Fatty Liver, NAFLD

In case you were wondering how on earth the topic of liver disease could possibly relate to you:

“The obesity epidemic has hit the liver. About 20% to 30% of Americans have excess fat in the liver, and the problem is widespread throughout the world. The fat accumulation is often benign, but it can progress to a condition called nonalcoholic steatohepatitis, or NASH, that features inflammation and swollen cells. NASH often leads to fibrosis, or scarring that can result in cirrhosis, liver failure and death.”

An over-view of the topic, from “Science” magazine:

This good general article on the topic of fatty liver disease is from July 2015, in the magazine “Science”  LINK

“Feature: How what we eat is destroying our livers”

Report of a Treatment Approach Using a Low-Carb Diet

This is a small case series reported by a GP in the U.K. As a small case series, this has it’s limitations. Still, the implications of the reported outcomes are of great promise and are important to consider.

“A pilot study to explore the role of a low-carbohydrate intervention to improve GGT levels and HbA1c”   LINK

Unwin DJ, Cuthbertson DJ, Feinman R, Sprung VS (2015) A pilot study to explore the role of a low-carbohydrate intervention to improve GGT levels and HbA1c. Diabesity in Practice 4: 102–8 (2015)

Quoting from the report:

  • NAFLD is a spectrum of conditions that is caused by hepatocyte triglyceride accumulation (a build up of fat within the liver cells [Lam and Babu, 2015]).
  • NAFLD now affects 20–30% of adults in the developed world, which is of clinical importance as it can progress to non-alcoholic steatohepatitis, cirrhosis and hepatocellular carcinoma (Anstee et al, 2011).
  • NAFLD has also been found to increase overall cardiovascular mortality (Adams et al, 2005; Marchesini et al, 2005; Chalasani et al, 2012).

(In terms of testing GGT) –

  • Abnormal liver transaminases are observed, and elevated gamma-glutamyl transferase (GGT) is one of the markers indicating fatty liver.
  • Elevated GGT levels have also been identified as an independent risk factor for type 2 diabetes

Summary of findings

  • This study suggests that a low-CHO dietary intervention (including associated support from healthcare professionals), initiated and managed in a primary healthcare setting, can reduce GGT, weight and HbA1c.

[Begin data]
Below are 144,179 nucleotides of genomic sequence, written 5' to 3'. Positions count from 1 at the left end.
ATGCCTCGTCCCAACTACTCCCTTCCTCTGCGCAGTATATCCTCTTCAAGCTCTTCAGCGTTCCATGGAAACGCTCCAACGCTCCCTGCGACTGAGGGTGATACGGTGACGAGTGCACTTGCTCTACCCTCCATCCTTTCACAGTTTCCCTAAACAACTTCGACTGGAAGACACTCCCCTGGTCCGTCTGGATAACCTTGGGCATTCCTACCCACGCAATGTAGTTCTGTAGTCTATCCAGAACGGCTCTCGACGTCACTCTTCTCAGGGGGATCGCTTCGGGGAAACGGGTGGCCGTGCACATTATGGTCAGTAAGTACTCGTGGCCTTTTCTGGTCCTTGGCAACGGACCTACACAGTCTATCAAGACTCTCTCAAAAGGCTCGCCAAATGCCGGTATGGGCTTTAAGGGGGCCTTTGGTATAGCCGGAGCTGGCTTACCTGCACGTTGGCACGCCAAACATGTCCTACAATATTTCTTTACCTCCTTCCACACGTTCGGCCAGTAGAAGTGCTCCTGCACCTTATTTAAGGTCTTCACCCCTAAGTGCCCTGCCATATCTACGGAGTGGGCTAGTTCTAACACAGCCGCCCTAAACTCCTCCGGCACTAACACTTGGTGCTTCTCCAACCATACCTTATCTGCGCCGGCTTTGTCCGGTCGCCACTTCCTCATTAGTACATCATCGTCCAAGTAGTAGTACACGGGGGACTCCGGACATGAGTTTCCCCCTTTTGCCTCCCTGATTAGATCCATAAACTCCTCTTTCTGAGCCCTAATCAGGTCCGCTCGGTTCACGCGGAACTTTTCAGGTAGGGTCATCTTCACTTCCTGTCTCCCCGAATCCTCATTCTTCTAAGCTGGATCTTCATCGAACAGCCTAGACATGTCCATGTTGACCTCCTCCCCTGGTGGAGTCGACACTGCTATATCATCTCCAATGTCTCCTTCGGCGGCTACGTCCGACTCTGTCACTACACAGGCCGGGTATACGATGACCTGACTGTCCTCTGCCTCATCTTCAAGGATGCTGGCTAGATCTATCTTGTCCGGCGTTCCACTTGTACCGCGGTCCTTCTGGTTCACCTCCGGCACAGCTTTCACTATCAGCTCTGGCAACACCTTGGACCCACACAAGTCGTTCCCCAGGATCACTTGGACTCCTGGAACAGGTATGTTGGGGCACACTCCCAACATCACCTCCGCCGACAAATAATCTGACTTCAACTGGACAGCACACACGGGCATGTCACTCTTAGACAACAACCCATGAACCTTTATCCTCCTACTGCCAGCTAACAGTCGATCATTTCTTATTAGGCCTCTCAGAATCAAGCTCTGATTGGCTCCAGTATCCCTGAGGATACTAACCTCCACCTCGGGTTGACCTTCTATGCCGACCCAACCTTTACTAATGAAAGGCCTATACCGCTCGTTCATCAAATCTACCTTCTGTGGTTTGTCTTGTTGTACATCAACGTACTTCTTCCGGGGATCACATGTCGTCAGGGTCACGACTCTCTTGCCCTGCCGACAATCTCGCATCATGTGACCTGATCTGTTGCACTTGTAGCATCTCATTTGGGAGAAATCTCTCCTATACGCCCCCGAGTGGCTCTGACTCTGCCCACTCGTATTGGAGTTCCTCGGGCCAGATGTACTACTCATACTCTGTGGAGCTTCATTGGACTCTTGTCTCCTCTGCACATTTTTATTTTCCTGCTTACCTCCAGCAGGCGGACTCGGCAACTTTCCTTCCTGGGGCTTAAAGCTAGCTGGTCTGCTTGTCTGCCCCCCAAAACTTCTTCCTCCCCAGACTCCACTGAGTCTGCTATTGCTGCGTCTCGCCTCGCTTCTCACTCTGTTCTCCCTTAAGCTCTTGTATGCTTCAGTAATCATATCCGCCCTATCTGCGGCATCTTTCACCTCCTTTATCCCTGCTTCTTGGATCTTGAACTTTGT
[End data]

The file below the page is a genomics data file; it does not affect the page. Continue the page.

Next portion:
• The data presented also suggest that a low- CHO diet can be tolerated by individuals in primary care and may serve as an effective and economical non- pharmacological management strategy for people with non-alcohol-induced raised GGT or type 2 diabetes.
  • Given the epidemic of type 2 diabetes, and that approximately 20% of the adult population in the UK has elevated GGT (and possibly NAFLD [Anstee et al, 2011]), investigating dietary interventions for weight loss in these individuals would seem to be of national priority, especially as there is currently an absence of effective drug therapy for NAFLD.
  • The observed improvements in cholesterol and cholesterol:HDL-cholesterol ratios following the low-CHO intervention were reassuring in a diet that is higher in fat than the norm.

Implication of Liver Fat Regarding Heart Artery Disease

“Liver fat, statin use, and incident diabetes: The Multi-Ethnic Study of Atherosclerosis.” PubMed Abstract LINK

Description: “3153 individuals from the Multi-Ethnic Study of Atherosclerosis (MESA) without CVD, T2D/impaired fasting glucose, or baseline statin therapy”

From MDlinx.com article August 6/15, the resulting findings are:

  • High liver fat and statin therapy were associated with diabetes (HR 2.06 [95%CI 1.52-2.79, P<0.0001] and 2.01 [95%CI 1.46-2.77, P<0.0001], respectively), after multivariable adjustment.
  • With low liver fat and CAC=0, the number needed to treat (NNT) for statin to prevent one CVD event (NNT 218) was higher than the number needed to harm (NNH) with an incident case of T2D (NNH 68).
  • Conversely, those with CAC >100 and low liver fat were more likely to benefit from statins for CVD reduction (NNT 29) relative to T2D risk (NNH 67).
  • Among those with CAC >100 and fatty liver, incremental reduction in CVD with statins (NNT 40) was less than incremental risk increase for T2D (NNH 24).


  • CAC = Coronary Calcium Score
  • T2D = Type 2 Diabetes
  • NNT = Number Needed to Treat, which is a standard statistical way of estimating how many people have to be treated to prevent one incident of the stated good outcome
  • NNH = similarly, this is the number of people treated to cause one incidence of the stated harm

Meaning of the results:

  • This research finding is tracking correlation. It does not prove causation.
  • What it is looking at is
    • (1) the benefit of taking statins in terms of heart disease, such as heart attacks compared to